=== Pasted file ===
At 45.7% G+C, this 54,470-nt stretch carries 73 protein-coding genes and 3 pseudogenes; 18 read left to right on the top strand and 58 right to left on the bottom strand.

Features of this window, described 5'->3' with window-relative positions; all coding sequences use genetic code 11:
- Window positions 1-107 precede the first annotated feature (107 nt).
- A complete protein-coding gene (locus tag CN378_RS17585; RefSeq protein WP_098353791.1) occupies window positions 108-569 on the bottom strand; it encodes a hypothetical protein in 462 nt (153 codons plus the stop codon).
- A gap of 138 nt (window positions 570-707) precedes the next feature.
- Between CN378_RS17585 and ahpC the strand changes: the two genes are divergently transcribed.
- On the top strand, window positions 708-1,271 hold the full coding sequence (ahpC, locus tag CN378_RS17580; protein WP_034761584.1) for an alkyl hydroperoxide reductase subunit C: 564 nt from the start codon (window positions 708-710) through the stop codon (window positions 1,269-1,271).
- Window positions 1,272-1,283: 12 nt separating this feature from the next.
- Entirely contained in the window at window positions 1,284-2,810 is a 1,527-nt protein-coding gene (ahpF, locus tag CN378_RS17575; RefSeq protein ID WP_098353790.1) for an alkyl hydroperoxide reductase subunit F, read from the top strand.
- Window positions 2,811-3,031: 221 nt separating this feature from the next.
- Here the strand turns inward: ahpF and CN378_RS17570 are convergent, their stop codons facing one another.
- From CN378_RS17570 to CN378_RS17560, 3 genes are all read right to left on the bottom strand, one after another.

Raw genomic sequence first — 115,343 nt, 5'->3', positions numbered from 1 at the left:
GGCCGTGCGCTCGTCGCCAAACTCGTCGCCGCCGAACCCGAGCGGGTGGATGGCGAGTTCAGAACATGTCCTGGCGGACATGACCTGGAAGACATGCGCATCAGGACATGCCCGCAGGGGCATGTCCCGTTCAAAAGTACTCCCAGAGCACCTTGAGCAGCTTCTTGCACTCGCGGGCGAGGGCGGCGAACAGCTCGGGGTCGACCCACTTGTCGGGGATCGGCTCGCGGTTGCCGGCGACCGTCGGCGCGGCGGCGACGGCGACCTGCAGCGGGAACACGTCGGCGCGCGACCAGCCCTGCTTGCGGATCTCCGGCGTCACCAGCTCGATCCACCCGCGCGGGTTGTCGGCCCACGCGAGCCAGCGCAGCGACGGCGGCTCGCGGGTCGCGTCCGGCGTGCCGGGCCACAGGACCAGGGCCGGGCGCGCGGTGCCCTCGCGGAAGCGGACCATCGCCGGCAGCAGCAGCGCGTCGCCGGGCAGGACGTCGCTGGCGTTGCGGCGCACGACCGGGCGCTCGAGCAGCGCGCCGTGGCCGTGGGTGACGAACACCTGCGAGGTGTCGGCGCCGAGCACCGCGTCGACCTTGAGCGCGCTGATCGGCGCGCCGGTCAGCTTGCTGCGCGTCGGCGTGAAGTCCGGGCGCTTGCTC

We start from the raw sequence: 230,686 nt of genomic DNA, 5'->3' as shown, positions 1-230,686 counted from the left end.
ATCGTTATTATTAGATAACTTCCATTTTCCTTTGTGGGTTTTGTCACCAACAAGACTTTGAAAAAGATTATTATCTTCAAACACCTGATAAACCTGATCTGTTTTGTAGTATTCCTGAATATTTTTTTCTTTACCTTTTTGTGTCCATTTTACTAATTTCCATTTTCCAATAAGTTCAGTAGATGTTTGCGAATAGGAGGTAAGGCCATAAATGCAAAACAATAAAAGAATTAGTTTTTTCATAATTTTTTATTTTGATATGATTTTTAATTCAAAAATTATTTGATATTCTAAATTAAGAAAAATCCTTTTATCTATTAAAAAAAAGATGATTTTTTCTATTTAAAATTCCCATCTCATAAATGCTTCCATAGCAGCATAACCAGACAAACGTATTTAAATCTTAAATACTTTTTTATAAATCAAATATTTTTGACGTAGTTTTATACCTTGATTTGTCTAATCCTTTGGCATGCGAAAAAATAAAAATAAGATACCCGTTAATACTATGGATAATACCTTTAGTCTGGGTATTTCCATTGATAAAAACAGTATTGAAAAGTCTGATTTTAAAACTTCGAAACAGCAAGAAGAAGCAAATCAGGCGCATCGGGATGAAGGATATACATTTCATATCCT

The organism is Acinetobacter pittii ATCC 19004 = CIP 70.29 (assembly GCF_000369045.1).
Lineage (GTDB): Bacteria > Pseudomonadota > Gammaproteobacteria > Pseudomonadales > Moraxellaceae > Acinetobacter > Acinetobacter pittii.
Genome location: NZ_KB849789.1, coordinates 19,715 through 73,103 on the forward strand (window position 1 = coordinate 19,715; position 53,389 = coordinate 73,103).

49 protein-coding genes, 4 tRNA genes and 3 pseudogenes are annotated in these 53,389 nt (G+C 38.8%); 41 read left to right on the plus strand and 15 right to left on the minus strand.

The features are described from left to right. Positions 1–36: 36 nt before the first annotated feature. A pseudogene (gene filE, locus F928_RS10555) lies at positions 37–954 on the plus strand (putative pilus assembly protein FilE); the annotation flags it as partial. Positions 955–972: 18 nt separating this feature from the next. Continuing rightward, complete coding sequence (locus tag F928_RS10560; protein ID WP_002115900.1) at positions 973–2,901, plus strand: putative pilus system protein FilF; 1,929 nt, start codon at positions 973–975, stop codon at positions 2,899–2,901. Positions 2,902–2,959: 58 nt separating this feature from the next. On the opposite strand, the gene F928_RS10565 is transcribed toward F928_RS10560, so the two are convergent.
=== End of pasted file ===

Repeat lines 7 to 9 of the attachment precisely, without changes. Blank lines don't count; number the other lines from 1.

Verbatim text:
- On the top strand, window positions 708-1,271 hold the full coding sequence (ahpC, locus tag CN378_RS17580; protein WP_034761584.1) for an alkyl hydroperoxide reductase subunit C: 564 nt from the start codon (window positions 708-710) through the stop codon (window positions 1,269-1,271).
- Window positions 1,272-1,283: 12 nt separating this feature from the next.
- Entirely contained in the window at window positions 1,284-2,810 is a 1,527-nt protein-coding gene (ahpF, locus tag CN378_RS17575; RefSeq protein ID WP_098353790.1) for an alkyl hydroperoxide reductase subunit F, read from the top strand.